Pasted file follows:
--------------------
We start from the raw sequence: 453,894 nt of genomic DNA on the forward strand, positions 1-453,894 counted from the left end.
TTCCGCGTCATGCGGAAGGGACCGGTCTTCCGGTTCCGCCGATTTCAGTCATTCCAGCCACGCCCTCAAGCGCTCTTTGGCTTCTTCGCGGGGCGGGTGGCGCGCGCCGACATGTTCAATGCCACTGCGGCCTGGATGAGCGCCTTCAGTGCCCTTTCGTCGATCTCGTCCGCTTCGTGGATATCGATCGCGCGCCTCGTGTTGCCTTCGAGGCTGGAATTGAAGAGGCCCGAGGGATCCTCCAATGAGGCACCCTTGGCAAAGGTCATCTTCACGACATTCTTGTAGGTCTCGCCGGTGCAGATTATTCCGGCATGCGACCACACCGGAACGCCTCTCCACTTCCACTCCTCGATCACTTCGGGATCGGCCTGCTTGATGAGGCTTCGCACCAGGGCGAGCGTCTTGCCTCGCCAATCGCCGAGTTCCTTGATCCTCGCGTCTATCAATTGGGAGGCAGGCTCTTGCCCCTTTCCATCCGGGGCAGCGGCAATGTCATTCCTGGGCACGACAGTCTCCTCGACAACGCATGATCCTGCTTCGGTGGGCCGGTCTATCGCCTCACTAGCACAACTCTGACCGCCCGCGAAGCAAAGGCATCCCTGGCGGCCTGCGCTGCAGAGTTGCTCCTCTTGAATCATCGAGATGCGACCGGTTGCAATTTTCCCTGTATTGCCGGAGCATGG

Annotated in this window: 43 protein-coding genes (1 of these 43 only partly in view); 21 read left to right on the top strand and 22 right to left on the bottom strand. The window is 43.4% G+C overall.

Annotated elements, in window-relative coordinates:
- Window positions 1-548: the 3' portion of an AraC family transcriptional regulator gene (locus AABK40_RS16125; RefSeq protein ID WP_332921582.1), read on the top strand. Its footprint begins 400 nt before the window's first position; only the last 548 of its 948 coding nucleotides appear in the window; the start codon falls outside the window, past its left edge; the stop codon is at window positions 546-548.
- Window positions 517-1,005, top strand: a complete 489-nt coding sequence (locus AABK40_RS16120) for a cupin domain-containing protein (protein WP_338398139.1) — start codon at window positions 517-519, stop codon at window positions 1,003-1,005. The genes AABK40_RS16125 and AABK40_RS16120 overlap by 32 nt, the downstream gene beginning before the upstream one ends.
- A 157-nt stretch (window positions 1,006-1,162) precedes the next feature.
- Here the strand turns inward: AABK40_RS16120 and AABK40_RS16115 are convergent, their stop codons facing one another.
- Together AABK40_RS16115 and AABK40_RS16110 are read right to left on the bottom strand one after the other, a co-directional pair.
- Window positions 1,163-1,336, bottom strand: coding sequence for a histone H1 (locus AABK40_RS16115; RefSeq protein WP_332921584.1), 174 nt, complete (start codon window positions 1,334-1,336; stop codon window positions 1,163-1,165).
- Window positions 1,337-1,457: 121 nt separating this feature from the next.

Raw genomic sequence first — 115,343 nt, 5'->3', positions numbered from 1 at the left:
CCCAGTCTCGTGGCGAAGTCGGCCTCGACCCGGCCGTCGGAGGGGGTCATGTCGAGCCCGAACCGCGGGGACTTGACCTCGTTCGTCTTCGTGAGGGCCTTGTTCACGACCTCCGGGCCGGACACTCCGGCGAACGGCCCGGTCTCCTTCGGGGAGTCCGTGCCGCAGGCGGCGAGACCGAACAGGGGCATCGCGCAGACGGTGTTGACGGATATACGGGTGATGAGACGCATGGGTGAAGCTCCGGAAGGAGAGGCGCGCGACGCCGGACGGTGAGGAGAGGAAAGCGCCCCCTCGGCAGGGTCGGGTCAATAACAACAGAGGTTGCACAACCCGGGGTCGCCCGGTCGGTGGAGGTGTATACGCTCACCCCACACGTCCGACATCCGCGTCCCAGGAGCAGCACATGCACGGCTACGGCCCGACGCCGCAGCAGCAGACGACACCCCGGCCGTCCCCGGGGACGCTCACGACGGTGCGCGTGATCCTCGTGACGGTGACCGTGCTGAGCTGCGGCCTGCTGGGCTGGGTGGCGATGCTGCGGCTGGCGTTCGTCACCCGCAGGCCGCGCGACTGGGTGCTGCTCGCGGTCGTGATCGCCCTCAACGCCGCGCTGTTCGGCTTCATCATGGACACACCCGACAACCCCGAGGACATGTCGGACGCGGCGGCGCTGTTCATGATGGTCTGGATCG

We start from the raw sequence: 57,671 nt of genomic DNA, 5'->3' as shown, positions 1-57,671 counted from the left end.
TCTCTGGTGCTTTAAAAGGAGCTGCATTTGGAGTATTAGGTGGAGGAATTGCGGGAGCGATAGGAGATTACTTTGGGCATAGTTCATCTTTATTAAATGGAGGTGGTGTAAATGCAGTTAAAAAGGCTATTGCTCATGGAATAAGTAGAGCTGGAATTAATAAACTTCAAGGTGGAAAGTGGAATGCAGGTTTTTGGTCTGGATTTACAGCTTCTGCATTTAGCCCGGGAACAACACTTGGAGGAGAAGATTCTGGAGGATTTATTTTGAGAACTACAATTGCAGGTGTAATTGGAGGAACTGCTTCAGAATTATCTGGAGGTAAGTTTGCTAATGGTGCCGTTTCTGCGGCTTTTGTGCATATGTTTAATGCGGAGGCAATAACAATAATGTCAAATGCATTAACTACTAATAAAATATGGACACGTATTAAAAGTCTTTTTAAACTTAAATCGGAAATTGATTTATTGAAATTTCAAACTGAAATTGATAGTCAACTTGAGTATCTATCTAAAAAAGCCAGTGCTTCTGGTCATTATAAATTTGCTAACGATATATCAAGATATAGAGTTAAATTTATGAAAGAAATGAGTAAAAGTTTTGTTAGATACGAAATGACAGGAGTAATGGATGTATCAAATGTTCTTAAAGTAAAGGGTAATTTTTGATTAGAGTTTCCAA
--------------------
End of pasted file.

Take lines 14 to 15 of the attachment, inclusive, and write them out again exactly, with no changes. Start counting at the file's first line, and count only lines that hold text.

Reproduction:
We start from the raw sequence: 57,671 nt of genomic DNA, 5'->3' as shown, positions 1-57,671 counted from the left end.
TCTCTGGTGCTTTAAAAGGAGCTGCATTTGGAGTATTAGGTGGAGGAATTGCGGGAGCGATAGGAGATTACTTTGGGCATAGTTCATCTTTATTAAATGGAGGTGGTGTAAATGCAGTTAAAAAGGCTATTGCTCATGGAATAAGTAGAGCTGGAATTAATAAACTTCAAGGTGGAAAGTGGAATGCAGGTTTTTGGTCTGGATTTACAGCTTCTGCATTTAGCCCGGGAACAACACTTGGAGGAGAAGATTCTGGAGGATTTATTTTGAGAACTACAATTGCAGGTGTAATTGGAGGAACTGCTTCAGAATTATCTGGAGGTAAGTTTGCTAATGGTGCCGTTTCTGCGGCTTTTGTGCATATGTTTAATGCGGAGGCAATAACAATAATGTCAAATGCATTAACTACTAATAAAATATGGACACGTATTAAAAGTCTTTTTAAACTTAAATCGGAAATTGATTTATTGAAATTTCAAACTGAAATTGATAGTCAACTTGAGTATCTATCTAAAAAAGCCAGTGCTTCTGGTCATTATAAATTTGCTAACGATATATCAAGATATAGAGTTAAATTTATGAAAGAAATGAGTAAAAGTTTTGTTAGATACGAAATGACAGGAGTAATGGATGTATCAAATGTTCTTAAAGTAAAGGGTAATTTTTGATTAGAGTTTCCAA